Chair and vice-chair will present at National Conference

12.00 | 25 July 2012 | | 1 comment

Alan Kennedy and Honor Byford, chair and vice-chair of Road Safety GB respectively, will both deliver very different presentations at the National Road Safety Conference 2012.

The conference is being hosted by Road Safety GB London Region at the Britannia International Hotel, Canary Wharf, 14-15 November. The event is co-sponsored by Colas, RedSpeed International, Alcolock UK and AA DriveTech.

In this presentation, titled ‘Paying our way’, Alan Kennedy will explain how the road safety team at Durham County Council is maintaining its ETP (Education, Training and Publicity) services despite reductions in budgets and staff.

He will explain how the team has re-structured and refocused to enable it to work more efficiently and effectively, and how ‘paid-for’ services for individuals and private sector organisations have been developed to help the team become much more sustainable.  Alan will also give his experience of engaging with those who ‘need to know’ about road safety services and give pointers and tips for road safety teams that may wish to follow suit.

Honor Byford’s presentation is titled ‘The next five years: challenges and solutions’. Honor will give an overview of the progress made by Road Safety GB in the past 12 months, before looking forward to identify the challenges that the organisation – and the UK road safety profession – face in the coming years.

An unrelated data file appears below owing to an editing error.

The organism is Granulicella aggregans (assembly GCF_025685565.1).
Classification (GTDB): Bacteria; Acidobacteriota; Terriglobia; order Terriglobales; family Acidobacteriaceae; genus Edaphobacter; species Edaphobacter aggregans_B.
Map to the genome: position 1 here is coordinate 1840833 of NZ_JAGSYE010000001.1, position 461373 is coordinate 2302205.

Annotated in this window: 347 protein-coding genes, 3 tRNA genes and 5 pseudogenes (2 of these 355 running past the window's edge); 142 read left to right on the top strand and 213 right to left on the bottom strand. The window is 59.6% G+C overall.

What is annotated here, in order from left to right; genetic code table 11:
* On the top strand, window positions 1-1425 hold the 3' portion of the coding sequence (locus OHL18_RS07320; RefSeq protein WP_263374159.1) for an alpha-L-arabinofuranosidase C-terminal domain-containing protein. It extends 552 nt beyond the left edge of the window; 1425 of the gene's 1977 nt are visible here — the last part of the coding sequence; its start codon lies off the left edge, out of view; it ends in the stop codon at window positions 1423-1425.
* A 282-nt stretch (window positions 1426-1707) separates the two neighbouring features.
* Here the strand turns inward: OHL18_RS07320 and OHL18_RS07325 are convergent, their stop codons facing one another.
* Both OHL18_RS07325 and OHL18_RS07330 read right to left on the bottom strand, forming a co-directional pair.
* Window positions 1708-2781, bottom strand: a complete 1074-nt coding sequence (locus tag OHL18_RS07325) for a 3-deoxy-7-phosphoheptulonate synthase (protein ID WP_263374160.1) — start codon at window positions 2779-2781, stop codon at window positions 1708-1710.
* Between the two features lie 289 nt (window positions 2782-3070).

As well as being vice chair of Road Safety GB, Honor is road safety & travel awareness team leader for North Yorkshire County Council. She has been a professional road safety officer for more than 30 years, firstly during her military career and latterly in local Government.

The cost of attending the two-day conference starts at £85 per day for day delegates and £295 for residential delegates.

Click here for details of the agenda and other confirmed speakers, or click here for more general information about The National Road Safety Conference 2012.


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    Dare I hope that these and other speakers will refrain from claiming or implying direct causal links between funding, policies, implementation and results, unless they can demonstrate and reasonably quantify such relationships? Unless accompanied by quantitative analysis to justify them?

    I have in mind my current battle with a road safety organisation that claims as camera benefit all accident and casualty reductions at every one of their sites, over eight years, apparently in the belief that the substantial falls over the same period across the 98% of the rest of the country that is camera-free would for some unspecified reason not have happened at their sites without their cameras.

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